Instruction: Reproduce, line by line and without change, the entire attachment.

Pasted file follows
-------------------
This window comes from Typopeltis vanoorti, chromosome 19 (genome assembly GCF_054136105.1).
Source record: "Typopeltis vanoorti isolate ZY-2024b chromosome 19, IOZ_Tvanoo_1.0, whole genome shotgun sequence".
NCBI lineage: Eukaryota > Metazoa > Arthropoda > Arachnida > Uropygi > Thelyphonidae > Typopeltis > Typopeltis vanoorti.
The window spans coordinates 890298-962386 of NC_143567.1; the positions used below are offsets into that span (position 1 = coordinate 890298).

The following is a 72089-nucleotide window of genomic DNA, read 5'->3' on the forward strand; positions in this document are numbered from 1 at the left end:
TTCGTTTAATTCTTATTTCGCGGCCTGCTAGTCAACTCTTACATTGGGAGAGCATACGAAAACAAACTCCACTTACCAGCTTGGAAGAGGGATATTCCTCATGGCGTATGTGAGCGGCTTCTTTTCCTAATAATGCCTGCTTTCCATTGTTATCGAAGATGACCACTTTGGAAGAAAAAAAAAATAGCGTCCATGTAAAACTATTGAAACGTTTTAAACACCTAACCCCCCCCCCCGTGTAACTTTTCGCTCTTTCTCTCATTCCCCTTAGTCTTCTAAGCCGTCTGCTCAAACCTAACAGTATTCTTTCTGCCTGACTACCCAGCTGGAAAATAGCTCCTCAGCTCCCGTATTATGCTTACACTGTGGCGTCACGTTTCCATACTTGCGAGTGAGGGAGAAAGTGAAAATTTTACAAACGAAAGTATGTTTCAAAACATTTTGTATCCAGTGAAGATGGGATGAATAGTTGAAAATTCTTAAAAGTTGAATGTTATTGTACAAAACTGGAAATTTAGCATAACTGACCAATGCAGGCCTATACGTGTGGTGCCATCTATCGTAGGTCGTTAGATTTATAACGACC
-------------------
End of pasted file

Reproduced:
This window comes from Typopeltis vanoorti, chromosome 19 (genome assembly GCF_054136105.1).
Source record: "Typopeltis vanoorti isolate ZY-2024b chromosome 19, IOZ_Tvanoo_1.0, whole genome shotgun sequence".
NCBI lineage: Eukaryota > Metazoa > Arthropoda > Arachnida > Uropygi > Thelyphonidae > Typopeltis > Typopeltis vanoorti.
The window spans coordinates 890298-962386 of NC_143567.1; the positions used below are offsets into that span (position 1 = coordinate 890298).

The following is a 72089-nucleotide window of genomic DNA, read 5'->3' on the forward strand; positions in this document are numbered from 1 at the left end:
TTCGTTTAATTCTTATTTCGCGGCCTGCTAGTCAACTCTTACATTGGGAGAGCATACGAAAACAAACTCCACTTACCAGCTTGGAAGAGGGATATTCCTCATGGCGTATGTGAGCGGCTTCTTTTCCTAATAATGCCTGCTTTCCATTGTTATCGAAGATGACCACTTTGGAAGAAAAAAAAAATAGCGTCCATGTAAAACTATTGAAACGTTTTAAACACCTAACCCCCCCCCCCGTGTAACTTTTCGCTCTTTCTCTCATTCCCCTTAGTCTTCTAAGCCGTCTGCTCAAACCTAACAGTATTCTTTCTGCCTGACTACCCAGCTGGAAAATAGCTCCTCAGCTCCCGTATTATGCTTACACTGTGGCGTCACGTTTCCATACTTGCGAGTGAGGGAGAAAGTGAAAATTTTACAAACGAAAGTATGTTTCAAAACATTTTGTATCCAGTGAAGATGGGATGAATAGTTGAAAATTCTTAAAAGTTGAATGTTATTGTACAAAACTGGAAATTTAGCATAACTGACCAATGCAGGCCTATACGTGTGGTGCCATCTATCGTAGGTCGTTAGATTTATAACGACC